My eyes kept running over these verses. The intricate detail Luke gave us in his epistle-account. “Which no one has ever sat.” The Son, part of the Father, declaring “[I have] need of it.”
I know I can be as stubborn as a mule. And while referring myself, or any of us, to a donkey, isn’t appealing off the cuff, think about it…it would be so ornate and splendid to be so.
These words are like honeycomb dripping sweetness, when the imagery and metaphor is discovered. What Jesus could have been saying, if the Spirit is leading my interpretation correctly, is paramount on declaring the value Christ gives me – gives each of us. Hopefully, we are already aware that His love for us abounds higher than the tallest mountain or the scope of the limitless Universe. Still, if you’re anything like me, I am still dense and forgetful of this tender truth, many times in my life. Reminding is ever-needed.
This tender moment speaks to a delicate understanding of my Maker and Savior’s definition of my worth.
Let’s look at the donkey whom Christ asked for. Let’s dissect this creature, and move from there.
Donkeys were prevalent in Jewish and Hebrew culture. While they were used for manual labor, livelihood, and for cheaper aid in farming, they were regarded as sturdy, resilient creatures.
Having a horse was a sign of richness or even nobility – the donkey was the commonplace symbol.
Think blue collar vs white collar. The use of the donkey, in many parts of scripture, was to symbolize the lack of dependency on material wealth. The Jewish people used the chamor (Hebrew word for donkey) for numerous purposes, including riding when needed.
Abraham used one to carry vital supplies for the journey to the mountain where he was to sacrifice Issac, Moses placed his wife and children on the backs of the animal for the expedition to Egypt to lead God’s people out of bondage, and Mary trekked the long road to Bethlehem atop one to give birth to Christ.
When you look at three of the versatile and various ways the chamor could be and was used, you can see God’s divine purpose at the forefront and how the reference of the donkey’s function was described. The Jews relied on the donkey for almost any thinkable hard, physical labor.
It is a strong animal, able to hold much weight.
It is not impulsively fast, if anything, it’s slow and stubborn, yet at least it will get the job done well.
The donkey was of great value to the daily lives of the Jews.
Now, forward many years later in culture, to the time of Luke’s account.
Jesus entreats two disciples to go into Bethany (the assumed village as they were nearing Jerusalem), and instructs them to find a colt so that He may ride into the city.
However, Jesus asks for a particular colt.
A specific donkey.
He knows which one the disciples will find. He wants that one.
Furthermore, not only does he ask for this one, but he gives the detail, I think, for the disciples benefit. For my benefit. To understand why he is asking for the qualities in even this animal: “which no one yet has ever sat”.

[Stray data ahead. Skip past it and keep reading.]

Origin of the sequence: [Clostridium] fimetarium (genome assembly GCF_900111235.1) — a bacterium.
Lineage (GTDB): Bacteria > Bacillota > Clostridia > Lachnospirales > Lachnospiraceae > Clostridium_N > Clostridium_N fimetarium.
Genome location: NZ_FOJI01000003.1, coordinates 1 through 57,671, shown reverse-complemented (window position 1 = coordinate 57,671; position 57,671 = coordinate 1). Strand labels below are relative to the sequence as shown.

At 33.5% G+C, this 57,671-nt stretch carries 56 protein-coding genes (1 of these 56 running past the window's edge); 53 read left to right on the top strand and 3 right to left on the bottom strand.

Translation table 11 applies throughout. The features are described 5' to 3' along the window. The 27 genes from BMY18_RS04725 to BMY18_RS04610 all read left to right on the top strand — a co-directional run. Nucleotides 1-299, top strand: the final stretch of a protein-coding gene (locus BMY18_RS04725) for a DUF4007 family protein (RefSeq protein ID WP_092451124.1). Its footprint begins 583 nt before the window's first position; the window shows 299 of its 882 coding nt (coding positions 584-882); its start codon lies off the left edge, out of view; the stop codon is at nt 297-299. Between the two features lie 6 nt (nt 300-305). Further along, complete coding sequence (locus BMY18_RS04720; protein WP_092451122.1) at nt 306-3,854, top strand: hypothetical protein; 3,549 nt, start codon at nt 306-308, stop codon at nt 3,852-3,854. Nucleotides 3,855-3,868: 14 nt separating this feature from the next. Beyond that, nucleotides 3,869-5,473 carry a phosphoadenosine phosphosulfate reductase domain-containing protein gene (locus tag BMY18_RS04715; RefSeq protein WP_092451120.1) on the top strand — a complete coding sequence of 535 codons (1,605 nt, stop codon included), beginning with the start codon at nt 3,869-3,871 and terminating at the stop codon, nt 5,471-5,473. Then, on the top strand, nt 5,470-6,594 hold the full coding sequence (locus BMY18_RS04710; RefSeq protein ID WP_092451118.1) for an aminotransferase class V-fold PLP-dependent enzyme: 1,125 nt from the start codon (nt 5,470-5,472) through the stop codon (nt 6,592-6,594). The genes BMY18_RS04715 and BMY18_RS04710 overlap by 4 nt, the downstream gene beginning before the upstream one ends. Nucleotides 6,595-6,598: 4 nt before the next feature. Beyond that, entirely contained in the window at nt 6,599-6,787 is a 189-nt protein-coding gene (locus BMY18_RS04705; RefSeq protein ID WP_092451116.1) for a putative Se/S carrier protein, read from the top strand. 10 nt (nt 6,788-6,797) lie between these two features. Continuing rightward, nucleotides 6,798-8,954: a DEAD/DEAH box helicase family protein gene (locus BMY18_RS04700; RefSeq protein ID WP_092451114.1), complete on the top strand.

Now, here I pause again. Because as I just described, the donkey was an extremely useful creature. If you had one, he was important to you, and you made immense use of him. So why, in this village or anywhere, would there be one tied up, unused and seemingly unvalued by whomever owned it? It is a very unusual situation.
I don’t have an answer for that, but it was something worth thinking upon. It was something Luke was careful to mention, that Jesus asked for this colt. He knew it would be tied and bound. Not in service. Ready to do that which He had specific plans for.
This donkey was unused until Christ called him out. To use for Himself. That awes me.
He also knew who possessed the donkey, and what they would say. “Why are you untying it?”
I envision the owner standing there, perhaps leaning haphazardly against a door frame, wondering why in the world someone would want that donkey. Knowing that he, the owner, wasn’t using it for a reason. It was good-for-nothing. Didn’t respond well to what he wanted it to do, was too young, not smart, etc. “Why are you untying it?” The owner wasn’t angry. Luke didn’t say the owner was incredulous saying “Leave that colt alone! That’s my donkey. I need it.” It just seems he didn’t care at all, but merely asked out of curiosity, because who would have use of it? What worth could that donkey possibly have for anyone to desire it?
“The Lord needs it.”
Can you see it now?
We are the donkey.
I am that colt.
I am often in bondage, though admittedly I tie my own knots more often than not.
I’m there, in the sweltering heat of a dusty town, in “service” to someone who thinks my worth is zero – who leaves me tied.
If this “owner” had his way, I would stay tied, unused and wasting away an existence.
But God desires me.
Christ himself, has me in mind. Even on Calvary, I was on His mind. He had you in mind as well. Another version reads: “The Lord has need of it.” There are unknowable, wonderful ways God desires to use you. Are you letting Him? Are you pulling back, staying tied out of convenience, out of fear for the unknown?
Follow where you’re being led, for a wonderful relationship awaits you. Not by someone who wants to own you or dictate you, but who wants to love you, enrich you, show you the best paths along the most refreshing streams, that you may experience life, abundantly and eternally.
The One who fashioned the folds of the earth, the curves of your heart, delights in you.
He sees your worth, and it is anything but small.